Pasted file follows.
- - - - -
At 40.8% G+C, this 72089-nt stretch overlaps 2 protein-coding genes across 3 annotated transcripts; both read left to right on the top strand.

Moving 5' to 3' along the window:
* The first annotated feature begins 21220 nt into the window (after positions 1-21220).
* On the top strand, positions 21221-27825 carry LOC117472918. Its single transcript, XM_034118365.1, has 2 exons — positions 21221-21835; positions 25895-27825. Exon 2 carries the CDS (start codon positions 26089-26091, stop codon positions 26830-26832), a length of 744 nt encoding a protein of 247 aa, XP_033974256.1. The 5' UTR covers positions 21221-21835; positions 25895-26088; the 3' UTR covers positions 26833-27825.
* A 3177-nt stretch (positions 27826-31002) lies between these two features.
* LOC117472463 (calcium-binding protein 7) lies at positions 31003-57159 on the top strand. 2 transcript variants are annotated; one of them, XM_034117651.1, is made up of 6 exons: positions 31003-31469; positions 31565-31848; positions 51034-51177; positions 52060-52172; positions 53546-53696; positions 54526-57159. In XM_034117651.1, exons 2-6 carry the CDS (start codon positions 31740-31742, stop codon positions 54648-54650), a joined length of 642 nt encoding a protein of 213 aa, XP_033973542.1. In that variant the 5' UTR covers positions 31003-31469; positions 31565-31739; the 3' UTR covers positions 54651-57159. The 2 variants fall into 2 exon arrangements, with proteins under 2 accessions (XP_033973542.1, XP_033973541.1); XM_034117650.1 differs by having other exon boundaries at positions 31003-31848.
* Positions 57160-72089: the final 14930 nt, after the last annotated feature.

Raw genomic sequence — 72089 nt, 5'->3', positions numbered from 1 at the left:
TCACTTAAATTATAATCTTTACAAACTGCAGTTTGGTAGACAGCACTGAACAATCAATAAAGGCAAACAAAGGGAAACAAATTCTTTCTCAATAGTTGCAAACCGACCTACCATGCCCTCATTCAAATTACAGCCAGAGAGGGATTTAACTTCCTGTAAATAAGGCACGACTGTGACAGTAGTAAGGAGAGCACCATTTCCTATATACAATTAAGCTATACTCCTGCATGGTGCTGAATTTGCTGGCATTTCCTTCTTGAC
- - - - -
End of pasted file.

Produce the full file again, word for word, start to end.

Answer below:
At 40.8% G+C, this 72089-nt stretch overlaps 2 protein-coding genes across 3 annotated transcripts; both read left to right on the top strand.

Moving 5' to 3' along the window:
* The first annotated feature begins 21220 nt into the window (after positions 1-21220).
* On the top strand, positions 21221-27825 carry LOC117472918. Its single transcript, XM_034118365.1, has 2 exons — positions 21221-21835; positions 25895-27825. Exon 2 carries the CDS (start codon positions 26089-26091, stop codon positions 26830-26832), a length of 744 nt encoding a protein of 247 aa, XP_033974256.1. The 5' UTR covers positions 21221-21835; positions 25895-26088; the 3' UTR covers positions 26833-27825.
* A 3177-nt stretch (positions 27826-31002) lies between these two features.
* LOC117472463 (calcium-binding protein 7) lies at positions 31003-57159 on the top strand. 2 transcript variants are annotated; one of them, XM_034117651.1, is made up of 6 exons: positions 31003-31469; positions 31565-31848; positions 51034-51177; positions 52060-52172; positions 53546-53696; positions 54526-57159. In XM_034117651.1, exons 2-6 carry the CDS (start codon positions 31740-31742, stop codon positions 54648-54650), a joined length of 642 nt encoding a protein of 213 aa, XP_033973542.1. In that variant the 5' UTR covers positions 31003-31469; positions 31565-31739; the 3' UTR covers positions 54651-57159. The 2 variants fall into 2 exon arrangements, with proteins under 2 accessions (XP_033973542.1, XP_033973541.1); XM_034117650.1 differs by having other exon boundaries at positions 31003-31848.
* Positions 57160-72089: the final 14930 nt, after the last annotated feature.

Raw genomic sequence — 72089 nt, 5'->3', positions numbered from 1 at the left:
TCACTTAAATTATAATCTTTACAAACTGCAGTTTGGTAGACAGCACTGAACAATCAATAAAGGCAAACAAAGGGAAACAAATTCTTTCTCAATAGTTGCAAACCGACCTACCATGCCCTCATTCAAATTACAGCCAGAGAGGGATTTAACTTCCTGTAAATAAGGCACGACTGTGACAGTAGTAAGGAGAGCACCATTTCCTATATACAATTAAGCTATACTCCTGCATGGTGCTGAATTTGCTGGCATTTCCTTCTTGAC